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Carnival to cut fleetwide emissions by 500,000 metric tons with new sustainability initiative | Planet Attractions
     

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Carnival to cut fleetwide emissions by 500,000 metric tons with new sustainability initiative

Carnival’s new sustainability plan will cut its emissions by 500,000 metric tons per year and save US$150m annually in fuel costs




   Credit: Viola from Pixabay

Cruise operator Carnival has said that it will undertake a series of “comprehensive technology upgrades” across its global fleet to improve its sustainability efforts.

Called service power packages, the upgrades will be implemented on ships across all nine of the company’s cruise brands. Developed over six years, the programme will see both cabin and public areas receive air conditioning upgrades, as well as enhancements to cooling, lighting and automation systems.

The work, says Carnival, will deliver an average 5-10% of savings in fuel per ship, reducing fleetwide emissions by more than 500,000 metric tons per year and saving US$150m (€144.9m, £122.4m) annually.

“The service power programme closely aligns with our long-term sustainability and decarbonisation goals and our highest responsibility and top priority, which is compliance, environmental protection and the health, safety and wellbeing of our guests, the people in the communities we visit, and our shipboard and shoreside personnel,” said Bill Burke, Carnival’s chief maritime officer.

“Based on our improved fleet composition, including adding six industry-leading liquefied natural gas-powered ships, and our previous investments to increase efficiency and reduce emissions, our absolute carbon emissions peaked in 2011 despite significant capacity growth over the past decade.

“These tailored service power packages further build on those efforts as part of our comprehensive approach to sustainability.”

Carnival has previously stated its aim to reduce carbon emission intensity by 20% from its 2019 baseline by 2030. By 2050, the company aims to have carbon-neutral ship operations.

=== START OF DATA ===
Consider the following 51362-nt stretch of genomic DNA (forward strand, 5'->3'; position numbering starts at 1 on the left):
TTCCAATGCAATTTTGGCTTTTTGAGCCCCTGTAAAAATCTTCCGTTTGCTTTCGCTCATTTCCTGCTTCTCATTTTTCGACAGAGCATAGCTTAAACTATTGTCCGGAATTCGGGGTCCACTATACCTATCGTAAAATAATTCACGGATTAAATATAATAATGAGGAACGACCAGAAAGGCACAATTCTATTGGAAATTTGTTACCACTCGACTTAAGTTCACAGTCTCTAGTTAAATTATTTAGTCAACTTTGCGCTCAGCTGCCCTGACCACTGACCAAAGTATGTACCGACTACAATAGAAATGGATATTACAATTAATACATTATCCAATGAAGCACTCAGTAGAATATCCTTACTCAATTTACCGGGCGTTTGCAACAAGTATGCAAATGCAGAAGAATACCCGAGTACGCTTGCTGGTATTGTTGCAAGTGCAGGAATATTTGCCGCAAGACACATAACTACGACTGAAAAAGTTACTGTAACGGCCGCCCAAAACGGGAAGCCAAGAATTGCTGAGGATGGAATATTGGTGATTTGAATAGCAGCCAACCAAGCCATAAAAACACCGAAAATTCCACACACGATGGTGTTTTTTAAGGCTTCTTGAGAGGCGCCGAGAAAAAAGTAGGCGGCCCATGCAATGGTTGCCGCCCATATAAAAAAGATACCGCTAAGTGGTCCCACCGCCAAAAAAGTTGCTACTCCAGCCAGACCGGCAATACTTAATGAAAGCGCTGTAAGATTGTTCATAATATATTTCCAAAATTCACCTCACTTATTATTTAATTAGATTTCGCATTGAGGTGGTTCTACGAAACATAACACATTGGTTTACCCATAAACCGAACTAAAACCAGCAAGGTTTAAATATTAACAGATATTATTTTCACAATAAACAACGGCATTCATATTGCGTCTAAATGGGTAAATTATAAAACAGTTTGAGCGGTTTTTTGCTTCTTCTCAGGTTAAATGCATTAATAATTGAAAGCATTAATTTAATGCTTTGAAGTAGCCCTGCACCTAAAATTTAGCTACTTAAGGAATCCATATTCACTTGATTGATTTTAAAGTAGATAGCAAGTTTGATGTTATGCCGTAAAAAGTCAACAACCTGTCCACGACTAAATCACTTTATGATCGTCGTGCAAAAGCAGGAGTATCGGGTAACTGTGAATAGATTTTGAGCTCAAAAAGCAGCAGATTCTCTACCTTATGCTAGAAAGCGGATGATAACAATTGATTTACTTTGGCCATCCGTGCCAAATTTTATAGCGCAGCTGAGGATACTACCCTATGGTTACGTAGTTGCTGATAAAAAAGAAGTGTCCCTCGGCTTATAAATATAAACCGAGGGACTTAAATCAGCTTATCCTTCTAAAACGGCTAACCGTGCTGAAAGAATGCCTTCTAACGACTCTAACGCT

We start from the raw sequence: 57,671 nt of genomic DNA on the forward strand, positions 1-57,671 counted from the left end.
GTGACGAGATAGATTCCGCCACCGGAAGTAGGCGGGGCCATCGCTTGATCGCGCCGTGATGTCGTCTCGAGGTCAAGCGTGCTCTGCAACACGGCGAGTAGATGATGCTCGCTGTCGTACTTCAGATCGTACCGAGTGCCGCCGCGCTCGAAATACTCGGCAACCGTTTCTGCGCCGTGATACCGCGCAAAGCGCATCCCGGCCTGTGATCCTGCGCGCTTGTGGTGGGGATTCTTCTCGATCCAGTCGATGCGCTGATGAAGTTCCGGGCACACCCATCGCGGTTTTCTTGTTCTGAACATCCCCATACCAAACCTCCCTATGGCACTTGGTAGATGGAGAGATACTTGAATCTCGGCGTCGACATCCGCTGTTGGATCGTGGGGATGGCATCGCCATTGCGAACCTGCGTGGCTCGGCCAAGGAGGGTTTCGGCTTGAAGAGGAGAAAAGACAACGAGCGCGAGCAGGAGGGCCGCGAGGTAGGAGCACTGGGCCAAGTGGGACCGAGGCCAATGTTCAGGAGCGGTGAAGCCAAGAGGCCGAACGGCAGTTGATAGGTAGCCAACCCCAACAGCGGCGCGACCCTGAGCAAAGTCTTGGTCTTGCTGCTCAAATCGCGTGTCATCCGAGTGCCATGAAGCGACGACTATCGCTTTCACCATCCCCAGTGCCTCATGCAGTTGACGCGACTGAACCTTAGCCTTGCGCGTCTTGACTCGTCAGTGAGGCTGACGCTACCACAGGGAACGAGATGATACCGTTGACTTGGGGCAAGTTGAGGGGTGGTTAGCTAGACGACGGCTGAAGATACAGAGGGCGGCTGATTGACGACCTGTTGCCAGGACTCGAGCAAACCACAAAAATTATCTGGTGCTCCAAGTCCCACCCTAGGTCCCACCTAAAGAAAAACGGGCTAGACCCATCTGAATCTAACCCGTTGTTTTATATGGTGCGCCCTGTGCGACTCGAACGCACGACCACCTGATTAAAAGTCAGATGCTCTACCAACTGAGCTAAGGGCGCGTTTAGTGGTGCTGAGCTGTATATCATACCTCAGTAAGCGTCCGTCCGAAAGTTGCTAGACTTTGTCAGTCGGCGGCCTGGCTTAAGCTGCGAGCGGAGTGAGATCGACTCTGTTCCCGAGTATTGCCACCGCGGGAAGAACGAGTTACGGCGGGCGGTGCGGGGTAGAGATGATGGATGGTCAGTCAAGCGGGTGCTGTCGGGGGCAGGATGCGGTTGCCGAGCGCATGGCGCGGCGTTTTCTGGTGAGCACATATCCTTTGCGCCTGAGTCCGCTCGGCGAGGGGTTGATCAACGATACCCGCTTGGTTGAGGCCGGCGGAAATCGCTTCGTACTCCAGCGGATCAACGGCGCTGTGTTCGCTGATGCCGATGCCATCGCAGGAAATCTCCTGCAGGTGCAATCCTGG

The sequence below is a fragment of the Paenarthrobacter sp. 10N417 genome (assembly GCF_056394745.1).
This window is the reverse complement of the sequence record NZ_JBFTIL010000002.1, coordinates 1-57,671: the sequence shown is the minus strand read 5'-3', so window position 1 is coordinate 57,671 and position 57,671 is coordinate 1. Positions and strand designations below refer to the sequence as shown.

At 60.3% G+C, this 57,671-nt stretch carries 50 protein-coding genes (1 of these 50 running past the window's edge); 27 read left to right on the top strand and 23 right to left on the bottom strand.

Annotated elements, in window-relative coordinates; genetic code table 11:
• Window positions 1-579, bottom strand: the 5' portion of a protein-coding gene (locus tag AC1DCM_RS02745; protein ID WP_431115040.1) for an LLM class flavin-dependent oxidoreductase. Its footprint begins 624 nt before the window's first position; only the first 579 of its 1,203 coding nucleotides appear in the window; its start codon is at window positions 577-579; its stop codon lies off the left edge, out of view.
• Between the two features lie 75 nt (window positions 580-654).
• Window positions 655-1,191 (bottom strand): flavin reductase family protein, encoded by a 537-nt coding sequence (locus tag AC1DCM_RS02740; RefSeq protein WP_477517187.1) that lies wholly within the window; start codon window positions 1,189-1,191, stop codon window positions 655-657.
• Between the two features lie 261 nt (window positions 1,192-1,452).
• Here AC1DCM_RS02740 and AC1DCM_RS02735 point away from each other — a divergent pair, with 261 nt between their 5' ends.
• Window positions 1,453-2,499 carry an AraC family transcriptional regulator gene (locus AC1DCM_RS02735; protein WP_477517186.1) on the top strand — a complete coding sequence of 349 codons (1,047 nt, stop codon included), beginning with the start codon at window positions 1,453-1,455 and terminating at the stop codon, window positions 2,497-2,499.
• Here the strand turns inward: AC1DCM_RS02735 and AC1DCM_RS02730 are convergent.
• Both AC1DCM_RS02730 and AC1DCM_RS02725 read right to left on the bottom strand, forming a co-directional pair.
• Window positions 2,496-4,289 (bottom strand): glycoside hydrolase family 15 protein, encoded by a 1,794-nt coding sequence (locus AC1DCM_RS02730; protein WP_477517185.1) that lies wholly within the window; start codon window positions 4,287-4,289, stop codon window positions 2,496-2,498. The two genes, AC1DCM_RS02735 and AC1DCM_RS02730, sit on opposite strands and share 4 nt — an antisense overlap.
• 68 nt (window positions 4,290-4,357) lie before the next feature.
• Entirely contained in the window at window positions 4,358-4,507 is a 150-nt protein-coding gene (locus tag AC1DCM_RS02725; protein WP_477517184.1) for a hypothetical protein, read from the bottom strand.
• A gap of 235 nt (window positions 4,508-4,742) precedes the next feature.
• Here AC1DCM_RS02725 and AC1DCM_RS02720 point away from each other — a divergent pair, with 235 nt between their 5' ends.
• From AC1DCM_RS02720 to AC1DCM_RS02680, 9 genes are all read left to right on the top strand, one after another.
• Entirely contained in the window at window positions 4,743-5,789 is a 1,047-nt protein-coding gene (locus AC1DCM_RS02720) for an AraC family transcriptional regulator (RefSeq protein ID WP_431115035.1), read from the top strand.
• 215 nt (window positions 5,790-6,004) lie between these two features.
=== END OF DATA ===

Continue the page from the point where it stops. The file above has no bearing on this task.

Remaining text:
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Carnival to cut fleetwide emissions by 500,000 metric tons with new sustainability initiative | Planet Attractions

news

Carnival to cut fleetwide emissions by 500,000 metric tons with new sustainability initiative

Carnival’s new sustainability plan will cut its emissions by 500,000 metric tons per year and save US$150m annually in fuel costs




   Credit: Viola from Pixabay

Cruise operator Carnival has said that it will undertake a series of “comprehensive technology upgrades” across its global fleet to improve its sustainability efforts.

Called service power packages, the upgrades will be implemented on ships across all nine of the company’s cruise brands. Developed over six years, the programme will see both cabin and public areas receive air conditioning upgrades, as well as enhancements to cooling, lighting and automation systems.

The work, says Carnival, will deliver an average 5-10% of savings in fuel per ship, reducing fleetwide emissions by more than 500,000 metric tons per year and saving US$150m (€144.9m, £122.4m) annually.

“The service power programme closely aligns with our long-term sustainability and decarbonisation goals and our highest responsibility and top priority, which is compliance, environmental protection and the health, safety and wellbeing of our guests, the people in the communities we visit, and our shipboard and shoreside personnel,” said Bill Burke, Carnival’s chief maritime officer.

“Based on our improved fleet composition, including adding six industry-leading liquefied natural gas-powered ships, and our previous investments to increase efficiency and reduce emissions, our absolute carbon emissions peaked in 2011 despite significant capacity growth over the past decade.

“These tailored service power packages further build on those efforts as part of our comprehensive approach to sustainability.”

Carnival has previously stated its aim to reduce carbon emission intensity by 20% from its 2019 baseline by 2030. By 2050, the company aims to have carbon-neutral ship operations.


 



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